When we stopped on the return legs from Torrance to Camarillo to Concord for an overnight with the Oakland family, Brian had arranged a late afternoon San Francisco Bay sightseeing flight with his boss Dave, in Dave's Cirrus SR-22. After landing in Concord with 3DC and dropping off the ladies, Brian and I drove to Hayward Executive airport, just southeast of the Oakland International airport, where we joined Dave to pre-flight his SR-22. We took off for an impressive San Francisco Bay tour, cruising by Alcatraz Island and the Golden Gate bridge, then cruised along the Pacific coast. Although there were typical low clouds along the shoreline, we were able to find a break in the clouds right over Half Moon Bay, enabling us to fly in, check out the Half Moon Bay airport environment, then blast off back to Hayward before the clouds moved in more seriously. A great flying day with over 5 hours in the air, with 4.1 hours as PIC (Pilot-In-Command).
I've been helping Justin Drafts keep the oil circulated in the radial engine by flying his Nanchang CJ-6 while he's on travel, and testing the Aithre CO detector in multiple airplanes. I also had the chance to fly with Justin in the Nanchang during his May visit back to the Puget Sound. We took the opportunity to do some close-in sightseeing in the Cascades, getting great views of the still significant snow pack around Three Fingers mountain in May.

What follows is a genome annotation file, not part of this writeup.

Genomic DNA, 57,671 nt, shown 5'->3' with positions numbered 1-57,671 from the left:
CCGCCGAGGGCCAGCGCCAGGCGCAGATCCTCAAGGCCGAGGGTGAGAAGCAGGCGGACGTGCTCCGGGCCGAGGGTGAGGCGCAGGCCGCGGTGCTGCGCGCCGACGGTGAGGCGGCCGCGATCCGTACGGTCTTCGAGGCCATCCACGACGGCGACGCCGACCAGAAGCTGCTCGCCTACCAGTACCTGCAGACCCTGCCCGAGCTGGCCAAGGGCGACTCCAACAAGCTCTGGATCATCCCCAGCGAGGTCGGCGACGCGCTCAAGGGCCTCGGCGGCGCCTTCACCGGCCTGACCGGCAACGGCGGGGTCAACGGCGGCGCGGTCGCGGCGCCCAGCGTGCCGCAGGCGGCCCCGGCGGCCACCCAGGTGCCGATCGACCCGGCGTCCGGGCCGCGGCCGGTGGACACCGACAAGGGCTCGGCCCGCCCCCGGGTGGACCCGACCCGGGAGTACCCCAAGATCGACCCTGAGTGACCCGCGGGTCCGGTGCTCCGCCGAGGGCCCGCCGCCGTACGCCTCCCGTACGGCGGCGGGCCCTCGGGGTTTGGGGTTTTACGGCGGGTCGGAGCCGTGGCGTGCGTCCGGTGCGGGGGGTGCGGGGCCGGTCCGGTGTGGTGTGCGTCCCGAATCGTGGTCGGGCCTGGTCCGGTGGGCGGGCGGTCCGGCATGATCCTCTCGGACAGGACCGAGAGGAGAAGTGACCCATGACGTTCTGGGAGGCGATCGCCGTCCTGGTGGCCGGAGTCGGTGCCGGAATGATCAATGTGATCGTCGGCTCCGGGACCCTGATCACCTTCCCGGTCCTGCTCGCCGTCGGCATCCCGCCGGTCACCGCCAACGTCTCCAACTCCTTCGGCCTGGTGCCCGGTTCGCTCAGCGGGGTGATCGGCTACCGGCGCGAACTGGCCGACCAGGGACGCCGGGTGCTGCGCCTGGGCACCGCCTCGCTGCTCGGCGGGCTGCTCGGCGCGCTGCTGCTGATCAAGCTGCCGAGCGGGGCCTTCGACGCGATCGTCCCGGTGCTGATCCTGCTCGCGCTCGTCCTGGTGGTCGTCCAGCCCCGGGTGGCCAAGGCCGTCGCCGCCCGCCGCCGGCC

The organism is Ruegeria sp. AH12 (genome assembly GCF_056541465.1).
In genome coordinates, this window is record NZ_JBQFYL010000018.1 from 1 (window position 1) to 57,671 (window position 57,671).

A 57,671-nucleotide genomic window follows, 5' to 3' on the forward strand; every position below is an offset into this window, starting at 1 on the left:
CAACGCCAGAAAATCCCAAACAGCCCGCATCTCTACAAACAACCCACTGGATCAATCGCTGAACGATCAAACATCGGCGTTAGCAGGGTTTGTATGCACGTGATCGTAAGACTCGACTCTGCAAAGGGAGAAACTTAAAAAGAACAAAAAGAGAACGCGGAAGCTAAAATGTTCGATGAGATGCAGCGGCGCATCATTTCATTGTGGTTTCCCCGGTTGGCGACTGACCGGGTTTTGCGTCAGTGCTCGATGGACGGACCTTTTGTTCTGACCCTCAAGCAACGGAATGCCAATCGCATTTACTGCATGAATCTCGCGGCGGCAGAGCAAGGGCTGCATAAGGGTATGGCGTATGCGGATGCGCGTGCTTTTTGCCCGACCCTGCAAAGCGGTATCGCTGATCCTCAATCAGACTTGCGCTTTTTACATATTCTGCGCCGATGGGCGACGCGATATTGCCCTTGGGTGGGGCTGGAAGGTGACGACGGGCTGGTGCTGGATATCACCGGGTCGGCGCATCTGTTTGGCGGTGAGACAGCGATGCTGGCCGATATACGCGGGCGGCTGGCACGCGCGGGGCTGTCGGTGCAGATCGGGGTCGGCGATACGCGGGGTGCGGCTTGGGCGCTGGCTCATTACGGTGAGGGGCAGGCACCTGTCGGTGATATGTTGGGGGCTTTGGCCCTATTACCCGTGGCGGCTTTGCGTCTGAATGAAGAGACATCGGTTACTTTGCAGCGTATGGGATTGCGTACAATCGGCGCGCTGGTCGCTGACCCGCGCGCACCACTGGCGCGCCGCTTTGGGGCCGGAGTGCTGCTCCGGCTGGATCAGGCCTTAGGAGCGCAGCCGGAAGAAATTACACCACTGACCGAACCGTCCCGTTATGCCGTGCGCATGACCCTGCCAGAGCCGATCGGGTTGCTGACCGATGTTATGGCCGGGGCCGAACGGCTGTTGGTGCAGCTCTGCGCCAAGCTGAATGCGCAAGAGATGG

After I completed my Commercial Single-Engine-Seaplane (SES) course at Kenmore Air, I was given the opportunity of a 'ride along' in a Beaver during Kenmore's regularly scheduled flight operations to the San Juan Islands. I was lucky enough to get paired with my main instructor during my SES course, Garrett Caldwell, who was now fully employed flying the Beaver line with Kenmore Air. After loading passengers at the Air Harbor in Kenmore, we slid south on Lake Washington and turned directly on course at low level to Orcas Island, for our first stop at the harbor near the Rosario resort. The Beaver is a classic floatplane, and all our water landings showed off both Garrett's skill and the Beaver's toughness during the smooth approaches and water landings. After Rosario, we took a short hop to West Sound, then cruised south back to Seattle at low level, spying a surfacing gray whale en route. We had a fun approach into Seattle's busy Lake Union, then a quick hop back to the Air Harbor at Kenmore. Great sights and sounds flying a Beaver!
Summer is the perfect time for checking out the San Juan Islands, and Ma and I explored Friday Harbor first, then Eastsound on Orcas Island, followed by Roche Harbor to refresh our island hopping skills. On our return from Roche Harbor, Ma spotted two large male Orcas, which we tracked for awhile before heading south for home.
Walt Cannon invited Ma and me to join him at Paine Field, then fly in loose formation with his newly painted Zenith CH-701 to the airport a nearby Whidbey Air Park in Langley, WA (W10). Walt and his wife Deb joined us for an excellent brunch at the Mukilteo Coffee Roasters Cafe in the Woods.
At the end of June, the Northwest weather turned cooler, but still allowed for a successful formation clinic at Bremerton. I was able to fly Justin's Nanchang for some great four-ship practice, and also hitched a back seat flight with 'Mitch' Mitchell in his Canadian-registered Nanchang C-FZAT for some more great four-ship training.